3AOT, The 3-Minute All Out Test Workout

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The 3-Minute All Out Test (3AOT) was developed as a way of estimating Critical Power. Using 3AOT as a test is covered under the Critical Power page. This article covers how to perform the 3AOT and the potential benefits of the 3AOT as a workout.

1 The 3AOT Concept

This is an "unpaced" test where you go all out for the duration of the test. That's different from most workouts where you keep the intensity steady for the duration. Instead of a steady effort, you go as hard as you can and then rapidly slow up as fatigue overwhelms you. Your power output should be very high for the first few seconds, then quickly drop to a plateau after about 2 minutes. The idea is that before the three minutes is up you will deplete all of your anaerobic capacity (W') and your power will be coming from aerobic sources only.

2 Performing the 3AOT

I strongly suggest that you perform the 3AOT on a stationary bike due to injury risk. You can read more about this at Cycling HIIT For Runners. The research studies tend to use different protocols for 3AOT, such as:

  1. First warm-up at 100w for ten minutes. Then you pedal for 30 seconds unloaded and increase your cadence to 110 rpm in the last ten seconds. After this "spin-up" you do the 3 Minute All Out Test against a fixed resistance. Finally, finish off with 5 minutes at 50w to cool down[1].
  2. First warm-up at 100w for just minutes, but then have 5 minutes rest. Then you pedal for 3 minutes unloaded and increase your cadence to 110 rpm in the last five seconds. After this "spin-up" you do the 3 Minute All Out Test against a fixed resistance[2].

The key takeaway here is that you need to warm up, but not too much. That's important when performing this as a critical power test, but less critical when using this as a workout. I'd suggest that it may be more important to warm-up thoroughly for injury prevention, even at the expense of the critical power values not being valid.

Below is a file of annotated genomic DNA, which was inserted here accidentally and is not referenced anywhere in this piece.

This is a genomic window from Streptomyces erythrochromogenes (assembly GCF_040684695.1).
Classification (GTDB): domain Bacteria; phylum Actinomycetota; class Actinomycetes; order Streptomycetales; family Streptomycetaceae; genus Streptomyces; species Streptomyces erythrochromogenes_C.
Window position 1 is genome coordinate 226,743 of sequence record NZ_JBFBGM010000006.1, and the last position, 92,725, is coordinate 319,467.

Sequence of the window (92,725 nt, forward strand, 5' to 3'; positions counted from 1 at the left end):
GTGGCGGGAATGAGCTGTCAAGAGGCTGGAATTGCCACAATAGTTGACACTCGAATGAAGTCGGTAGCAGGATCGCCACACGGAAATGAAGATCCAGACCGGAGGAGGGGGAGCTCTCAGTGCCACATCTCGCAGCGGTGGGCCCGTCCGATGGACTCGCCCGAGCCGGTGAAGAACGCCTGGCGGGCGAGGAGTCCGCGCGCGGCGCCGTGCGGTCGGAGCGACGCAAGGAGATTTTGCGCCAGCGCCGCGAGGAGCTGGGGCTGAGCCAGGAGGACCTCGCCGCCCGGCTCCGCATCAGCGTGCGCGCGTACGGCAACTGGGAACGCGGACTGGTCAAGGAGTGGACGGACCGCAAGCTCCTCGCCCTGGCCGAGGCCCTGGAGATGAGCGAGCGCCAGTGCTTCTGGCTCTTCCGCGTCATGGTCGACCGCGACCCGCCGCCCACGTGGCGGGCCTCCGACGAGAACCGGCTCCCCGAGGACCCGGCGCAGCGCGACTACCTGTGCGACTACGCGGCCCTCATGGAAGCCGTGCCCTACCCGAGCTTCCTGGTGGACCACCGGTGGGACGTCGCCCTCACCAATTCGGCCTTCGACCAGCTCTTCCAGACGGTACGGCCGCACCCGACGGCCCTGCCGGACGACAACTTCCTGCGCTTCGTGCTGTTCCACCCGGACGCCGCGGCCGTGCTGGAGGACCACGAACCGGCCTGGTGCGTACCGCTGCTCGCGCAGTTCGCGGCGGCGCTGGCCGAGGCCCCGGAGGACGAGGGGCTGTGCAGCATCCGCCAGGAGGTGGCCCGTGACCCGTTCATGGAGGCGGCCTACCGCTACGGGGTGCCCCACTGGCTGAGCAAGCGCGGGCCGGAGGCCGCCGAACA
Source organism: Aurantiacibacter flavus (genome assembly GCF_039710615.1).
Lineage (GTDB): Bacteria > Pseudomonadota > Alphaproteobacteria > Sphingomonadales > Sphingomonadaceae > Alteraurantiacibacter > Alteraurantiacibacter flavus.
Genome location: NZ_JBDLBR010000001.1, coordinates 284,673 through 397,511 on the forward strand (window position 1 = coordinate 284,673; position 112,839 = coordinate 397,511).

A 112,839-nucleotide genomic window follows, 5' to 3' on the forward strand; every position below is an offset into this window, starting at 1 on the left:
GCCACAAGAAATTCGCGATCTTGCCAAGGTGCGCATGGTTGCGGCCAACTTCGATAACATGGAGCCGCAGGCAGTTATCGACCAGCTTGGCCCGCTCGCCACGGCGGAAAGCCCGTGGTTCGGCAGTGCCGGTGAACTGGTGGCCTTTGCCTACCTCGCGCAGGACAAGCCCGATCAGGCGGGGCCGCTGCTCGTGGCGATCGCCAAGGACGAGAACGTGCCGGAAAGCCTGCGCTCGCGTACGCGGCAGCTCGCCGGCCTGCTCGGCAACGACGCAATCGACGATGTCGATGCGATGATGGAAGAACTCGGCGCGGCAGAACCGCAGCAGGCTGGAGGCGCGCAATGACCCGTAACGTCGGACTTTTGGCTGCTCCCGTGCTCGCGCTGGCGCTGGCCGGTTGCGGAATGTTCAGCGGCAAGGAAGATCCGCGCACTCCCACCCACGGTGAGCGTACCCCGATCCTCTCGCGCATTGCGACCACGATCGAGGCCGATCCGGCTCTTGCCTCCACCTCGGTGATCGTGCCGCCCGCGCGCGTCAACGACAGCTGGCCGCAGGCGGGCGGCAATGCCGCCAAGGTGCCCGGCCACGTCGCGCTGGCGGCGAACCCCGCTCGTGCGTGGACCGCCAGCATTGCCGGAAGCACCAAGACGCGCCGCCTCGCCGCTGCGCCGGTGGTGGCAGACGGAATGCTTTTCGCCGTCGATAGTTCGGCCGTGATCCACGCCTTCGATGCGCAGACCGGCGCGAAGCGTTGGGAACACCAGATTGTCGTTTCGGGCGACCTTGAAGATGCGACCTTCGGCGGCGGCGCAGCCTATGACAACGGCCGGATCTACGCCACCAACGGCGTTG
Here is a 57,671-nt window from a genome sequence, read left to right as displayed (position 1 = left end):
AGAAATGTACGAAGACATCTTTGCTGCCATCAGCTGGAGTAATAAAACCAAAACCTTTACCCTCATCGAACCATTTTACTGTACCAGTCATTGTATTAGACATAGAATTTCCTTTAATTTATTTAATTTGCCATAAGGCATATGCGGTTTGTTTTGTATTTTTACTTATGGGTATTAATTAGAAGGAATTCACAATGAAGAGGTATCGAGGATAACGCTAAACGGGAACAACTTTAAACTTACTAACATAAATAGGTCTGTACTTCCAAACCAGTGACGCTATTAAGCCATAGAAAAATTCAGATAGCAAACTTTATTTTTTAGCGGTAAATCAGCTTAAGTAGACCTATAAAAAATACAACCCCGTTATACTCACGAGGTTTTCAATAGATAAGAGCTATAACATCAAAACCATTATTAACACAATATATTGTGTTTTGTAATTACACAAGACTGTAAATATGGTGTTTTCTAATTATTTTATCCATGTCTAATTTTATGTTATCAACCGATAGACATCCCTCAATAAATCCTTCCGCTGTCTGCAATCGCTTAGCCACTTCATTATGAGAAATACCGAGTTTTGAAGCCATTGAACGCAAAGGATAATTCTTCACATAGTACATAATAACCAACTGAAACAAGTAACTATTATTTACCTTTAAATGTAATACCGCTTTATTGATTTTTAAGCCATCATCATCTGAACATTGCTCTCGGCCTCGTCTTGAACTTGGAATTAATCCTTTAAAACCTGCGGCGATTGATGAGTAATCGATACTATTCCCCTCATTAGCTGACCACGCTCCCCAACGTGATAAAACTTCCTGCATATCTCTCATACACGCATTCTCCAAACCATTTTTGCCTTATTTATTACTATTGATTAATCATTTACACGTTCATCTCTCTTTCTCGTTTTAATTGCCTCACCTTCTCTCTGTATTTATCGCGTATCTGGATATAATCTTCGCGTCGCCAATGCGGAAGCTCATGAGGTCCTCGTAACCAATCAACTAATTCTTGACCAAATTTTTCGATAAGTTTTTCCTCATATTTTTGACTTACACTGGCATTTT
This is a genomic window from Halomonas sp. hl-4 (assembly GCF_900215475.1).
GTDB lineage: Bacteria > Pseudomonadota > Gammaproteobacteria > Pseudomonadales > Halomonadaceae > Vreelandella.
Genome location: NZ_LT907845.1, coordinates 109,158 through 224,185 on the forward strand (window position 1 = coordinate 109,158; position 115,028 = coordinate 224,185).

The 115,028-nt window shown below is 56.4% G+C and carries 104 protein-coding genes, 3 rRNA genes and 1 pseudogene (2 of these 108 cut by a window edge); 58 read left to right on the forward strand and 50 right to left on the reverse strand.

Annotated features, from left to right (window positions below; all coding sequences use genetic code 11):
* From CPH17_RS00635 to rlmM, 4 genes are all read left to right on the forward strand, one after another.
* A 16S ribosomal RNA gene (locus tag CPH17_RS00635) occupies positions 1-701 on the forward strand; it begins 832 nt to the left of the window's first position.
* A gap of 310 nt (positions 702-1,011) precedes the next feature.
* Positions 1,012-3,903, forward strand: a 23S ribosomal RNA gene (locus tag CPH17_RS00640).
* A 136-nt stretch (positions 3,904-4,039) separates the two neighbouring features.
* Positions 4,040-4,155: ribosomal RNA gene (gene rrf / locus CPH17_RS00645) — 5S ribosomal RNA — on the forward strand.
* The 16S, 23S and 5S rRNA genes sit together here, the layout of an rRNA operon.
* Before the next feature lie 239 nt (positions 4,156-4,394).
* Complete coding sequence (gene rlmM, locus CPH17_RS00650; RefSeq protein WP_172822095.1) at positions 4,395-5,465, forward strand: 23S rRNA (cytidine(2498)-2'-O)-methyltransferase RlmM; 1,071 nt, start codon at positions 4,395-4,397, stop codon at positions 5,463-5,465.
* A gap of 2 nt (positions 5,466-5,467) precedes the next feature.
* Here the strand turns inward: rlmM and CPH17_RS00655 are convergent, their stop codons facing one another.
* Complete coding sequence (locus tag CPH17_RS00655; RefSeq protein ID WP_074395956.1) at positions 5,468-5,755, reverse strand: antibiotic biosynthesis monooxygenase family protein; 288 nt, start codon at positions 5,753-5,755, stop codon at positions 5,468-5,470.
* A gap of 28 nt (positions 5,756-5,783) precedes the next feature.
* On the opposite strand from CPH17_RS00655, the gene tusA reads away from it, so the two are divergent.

The pre-3AOT increase in cadence helps produce more initial power, as higher cadence seems to produce more power, with 110 RPM being the highest[3][4].
The next question is what resistance to set. For reasons that I hope are obvious, you can't set your trainer to ERG mode, which would keep the power output constant. The research studies have a lab that measure V̇O2max and some proxy for Lactate Threshold, and then set the resistance to produce the power output that your normal cadence that halfway between V̇O2max and Lactate Threshold. If you have a reasonable sense of your critical power, you could use that or you could estimate your power at V̇O2max as noted in Cycling HIIT For Runners.
For testing Critical Power, there must be no pacing or awareness of how much time is left, as even subconscious pacing will invalidate the test values. I'm not sure this is so much of an issue when doing a 3AOT when using it for training, but I put a sticky note over my timer.
One problem you may run into is that most software to control a bike trainer will either do fixed power by time, or resistance by distance, and you need resistance by time. One option is to set a simple timer for three minutes and manually change resistance at the end of the workout, but this is a pain. The only options I've found are the Tacx software and modifying Golden Cheetah. You can read more about this at Cycling HIIT For Runners.
Overheating could be a problem during 3AOT. If you're well trained, you may find your intensity is limited by your heat accumulation. If you're not well trained, that limitation may not apply and you could dangerously overheat, resulting in heatstroke. I have a high-powered fan that helps a little with cooling. Like any new exercise, I'd recommend trying the 3AOT without going "all out" so that you learn how it feels.

3 How the 3AOT Feels